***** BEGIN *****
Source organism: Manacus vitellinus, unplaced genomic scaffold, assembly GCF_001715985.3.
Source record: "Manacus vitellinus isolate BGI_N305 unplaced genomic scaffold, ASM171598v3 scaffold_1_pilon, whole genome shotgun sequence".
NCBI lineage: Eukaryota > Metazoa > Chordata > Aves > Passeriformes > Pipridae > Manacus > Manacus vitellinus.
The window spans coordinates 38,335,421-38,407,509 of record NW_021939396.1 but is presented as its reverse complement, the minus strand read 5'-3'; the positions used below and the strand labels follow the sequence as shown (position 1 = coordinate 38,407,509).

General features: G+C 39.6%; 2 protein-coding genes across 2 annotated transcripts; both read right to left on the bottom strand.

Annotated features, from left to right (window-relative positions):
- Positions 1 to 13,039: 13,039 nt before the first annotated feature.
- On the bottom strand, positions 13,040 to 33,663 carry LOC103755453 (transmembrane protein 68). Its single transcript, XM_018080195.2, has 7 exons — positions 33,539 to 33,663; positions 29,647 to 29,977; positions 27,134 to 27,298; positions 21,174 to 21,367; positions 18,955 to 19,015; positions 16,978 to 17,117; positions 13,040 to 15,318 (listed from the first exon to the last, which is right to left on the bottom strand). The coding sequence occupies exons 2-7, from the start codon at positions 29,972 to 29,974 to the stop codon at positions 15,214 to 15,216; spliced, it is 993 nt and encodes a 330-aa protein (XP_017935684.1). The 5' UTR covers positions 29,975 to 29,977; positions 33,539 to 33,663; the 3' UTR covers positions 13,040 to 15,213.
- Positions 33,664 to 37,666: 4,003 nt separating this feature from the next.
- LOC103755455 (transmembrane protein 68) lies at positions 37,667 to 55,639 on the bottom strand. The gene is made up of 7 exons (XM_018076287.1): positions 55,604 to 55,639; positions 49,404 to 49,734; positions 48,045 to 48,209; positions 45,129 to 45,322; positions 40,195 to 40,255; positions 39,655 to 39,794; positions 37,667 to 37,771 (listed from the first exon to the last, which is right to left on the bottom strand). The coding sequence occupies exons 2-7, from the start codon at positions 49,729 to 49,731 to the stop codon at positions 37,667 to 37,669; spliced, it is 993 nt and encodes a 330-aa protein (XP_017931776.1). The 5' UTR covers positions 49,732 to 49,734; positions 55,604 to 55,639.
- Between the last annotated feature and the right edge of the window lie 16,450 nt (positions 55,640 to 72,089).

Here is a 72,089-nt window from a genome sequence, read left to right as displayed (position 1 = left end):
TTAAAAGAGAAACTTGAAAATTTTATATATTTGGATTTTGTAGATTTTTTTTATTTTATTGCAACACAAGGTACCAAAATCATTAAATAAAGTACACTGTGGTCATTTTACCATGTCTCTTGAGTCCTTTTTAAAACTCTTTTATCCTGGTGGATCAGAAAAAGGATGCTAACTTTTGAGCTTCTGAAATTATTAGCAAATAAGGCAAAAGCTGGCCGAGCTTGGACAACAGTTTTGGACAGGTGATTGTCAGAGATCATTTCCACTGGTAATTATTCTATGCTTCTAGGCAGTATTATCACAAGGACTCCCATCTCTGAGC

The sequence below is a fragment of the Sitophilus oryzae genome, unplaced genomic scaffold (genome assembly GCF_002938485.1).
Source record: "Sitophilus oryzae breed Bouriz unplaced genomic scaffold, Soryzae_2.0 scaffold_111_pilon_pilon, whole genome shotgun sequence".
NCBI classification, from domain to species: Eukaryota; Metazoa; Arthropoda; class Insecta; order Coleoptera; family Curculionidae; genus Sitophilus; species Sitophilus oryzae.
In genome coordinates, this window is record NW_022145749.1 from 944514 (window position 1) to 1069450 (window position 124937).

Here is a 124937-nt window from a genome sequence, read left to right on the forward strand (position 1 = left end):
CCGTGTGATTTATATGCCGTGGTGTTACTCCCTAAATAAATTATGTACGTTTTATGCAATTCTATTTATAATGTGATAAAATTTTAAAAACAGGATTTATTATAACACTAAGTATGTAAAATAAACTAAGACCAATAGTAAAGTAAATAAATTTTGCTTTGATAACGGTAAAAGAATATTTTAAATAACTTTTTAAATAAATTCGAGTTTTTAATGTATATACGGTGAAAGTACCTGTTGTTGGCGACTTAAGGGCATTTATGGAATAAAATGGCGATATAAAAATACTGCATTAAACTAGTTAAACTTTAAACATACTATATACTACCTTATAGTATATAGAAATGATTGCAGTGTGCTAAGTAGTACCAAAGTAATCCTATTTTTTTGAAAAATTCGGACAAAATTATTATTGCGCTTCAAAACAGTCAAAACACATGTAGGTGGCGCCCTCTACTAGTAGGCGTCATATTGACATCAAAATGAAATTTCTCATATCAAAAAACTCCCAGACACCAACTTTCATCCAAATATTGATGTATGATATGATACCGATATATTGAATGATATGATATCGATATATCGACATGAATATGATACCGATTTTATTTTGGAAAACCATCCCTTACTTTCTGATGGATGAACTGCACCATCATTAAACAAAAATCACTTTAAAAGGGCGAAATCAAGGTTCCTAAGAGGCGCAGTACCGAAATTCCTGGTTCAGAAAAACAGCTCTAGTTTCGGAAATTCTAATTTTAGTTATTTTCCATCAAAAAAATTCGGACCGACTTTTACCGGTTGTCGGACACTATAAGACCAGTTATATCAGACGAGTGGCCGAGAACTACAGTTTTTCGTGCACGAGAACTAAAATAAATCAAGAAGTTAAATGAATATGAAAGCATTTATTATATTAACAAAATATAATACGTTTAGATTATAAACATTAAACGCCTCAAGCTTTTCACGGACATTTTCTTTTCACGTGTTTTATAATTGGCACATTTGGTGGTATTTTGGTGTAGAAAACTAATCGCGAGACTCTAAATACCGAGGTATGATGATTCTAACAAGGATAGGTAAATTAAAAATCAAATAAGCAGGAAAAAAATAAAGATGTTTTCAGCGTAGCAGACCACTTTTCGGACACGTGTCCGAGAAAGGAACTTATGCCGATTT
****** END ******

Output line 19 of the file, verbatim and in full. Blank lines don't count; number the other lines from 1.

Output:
CCGTGTGATTTATATGCCGTGGTGTTACTCCCTAAATAAATTATGTACGTTTTATGCAATTCTATTTATAATGTGATAAAATTTTAAAAACAGGATTTATTATAACACTAAGTATGTAAAATAAACTAAGACCAATAGTAAAGTAAATAAATTTTGCTTTGATAACGGTAAAAGAATATTTTAAATAACTTTTTAAATAAATTCGAGTTTTTAATGTATATACGGTGAAAGTACCTGTTGTTGGCGACTTAAGGGCATTTATGGAATAAAATGGCGATATAAAAATACTGCATTAAACTAGTTAAACTTTAAACATACTATATACTACCTTATAGTATATAGAAATGATTGCAGTGTGCTAAGTAGTACCAAAGTAATCCTATTTTTTTGAAAAATTCGGACAAAATTATTATTGCGCTTCAAAACAGTCAAAACACATGTAGGTGGCGCCCTCTACTAGTAGGCGTCATATTGACATCAAAATGAAATTTCTCATATCAAAAAACTCCCAGACACCAACTTTCATCCAAATATTGATGTATGATATGATACCGATATATTGAATGATATGATATCGATATATCGACATGAATATGATACCGATTTTATTTTGGAAAACCATCCCTTACTTTCTGATGGATGAACTGCACCATCATTAAACAAAAATCACTTTAAAAGGGCGAAATCAAGGTTCCTAAGAGGCGCAGTACCGAAATTCCTGGTTCAGAAAAACAGCTCTAGTTTCGGAAATTCTAATTTTAGTTATTTTCCATCAAAAAAATTCGGACCGACTTTTACCGGTTGTCGGACACTATAAGACCAGTTATATCAGACGAGTGGCCGAGAACTACAGTTTTTCGTGCACGAGAACTAAAATAAATCAAGAAGTTAAATGAATATGAAAGCATTTATTATATTAACAAAATATAATACGTTTAGATTATAAACATTAAACGCCTCAAGCTTTTCACGGACATTTTCTTTTCACGTGTTTTATAATTGGCACATTTGGTGGTATTTTGGTGTAGAAAACTAATCGCGAGACTCTAAATACCGAGGTATGATGATTCTAACAAGGATAGGTAAATTAAAAATCAAATAAGCAGGAAAAAAATAAAGATGTTTTCAGCGTAGCAGACCACTTTTCGGACACGTGTCCGAGAAAGGAACTTATGCCGATTT